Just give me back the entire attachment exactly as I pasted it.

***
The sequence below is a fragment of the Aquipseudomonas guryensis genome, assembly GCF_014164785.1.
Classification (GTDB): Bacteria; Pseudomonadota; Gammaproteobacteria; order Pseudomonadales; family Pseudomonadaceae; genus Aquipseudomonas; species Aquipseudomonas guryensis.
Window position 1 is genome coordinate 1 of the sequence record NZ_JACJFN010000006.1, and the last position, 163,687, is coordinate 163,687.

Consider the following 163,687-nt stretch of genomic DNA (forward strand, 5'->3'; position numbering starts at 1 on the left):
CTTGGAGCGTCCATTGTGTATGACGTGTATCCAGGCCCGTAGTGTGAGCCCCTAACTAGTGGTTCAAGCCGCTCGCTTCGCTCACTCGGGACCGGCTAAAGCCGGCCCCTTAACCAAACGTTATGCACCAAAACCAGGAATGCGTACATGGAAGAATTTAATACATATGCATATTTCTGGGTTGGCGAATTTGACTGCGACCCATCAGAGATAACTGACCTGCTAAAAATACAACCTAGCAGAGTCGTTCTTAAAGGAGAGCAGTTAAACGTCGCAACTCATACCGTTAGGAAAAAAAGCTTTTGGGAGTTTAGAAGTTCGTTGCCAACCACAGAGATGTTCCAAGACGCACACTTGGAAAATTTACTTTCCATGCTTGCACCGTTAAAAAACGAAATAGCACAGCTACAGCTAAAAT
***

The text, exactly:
The sequence below is a fragment of the Aquipseudomonas guryensis genome, assembly GCF_014164785.1.
Classification (GTDB): Bacteria; Pseudomonadota; Gammaproteobacteria; order Pseudomonadales; family Pseudomonadaceae; genus Aquipseudomonas; species Aquipseudomonas guryensis.
Window position 1 is genome coordinate 1 of the sequence record NZ_JACJFN010000006.1, and the last position, 163,687, is coordinate 163,687.

Consider the following 163,687-nt stretch of genomic DNA (forward strand, 5'->3'; position numbering starts at 1 on the left):
CTTGGAGCGTCCATTGTGTATGACGTGTATCCAGGCCCGTAGTGTGAGCCCCTAACTAGTGGTTCAAGCCGCTCGCTTCGCTCACTCGGGACCGGCTAAAGCCGGCCCCTTAACCAAACGTTATGCACCAAAACCAGGAATGCGTACATGGAAGAATTTAATACATATGCATATTTCTGGGTTGGCGAATTTGACTGCGACCCATCAGAGATAACTGACCTGCTAAAAATACAACCTAGCAGAGTCGTTCTTAAAGGAGAGCAGTTAAACGTCGCAACTCATACCGTTAGGAAAAAAAGCTTTTGGGAGTTTAGAAGTTCGTTGCCAACCACAGAGATGTTCCAAGACGCACACTTGGAAAATTTACTTTCCATGCTTGCACCGTTAAAAAACGAAATAGCACAGCTACAGCTAAAAT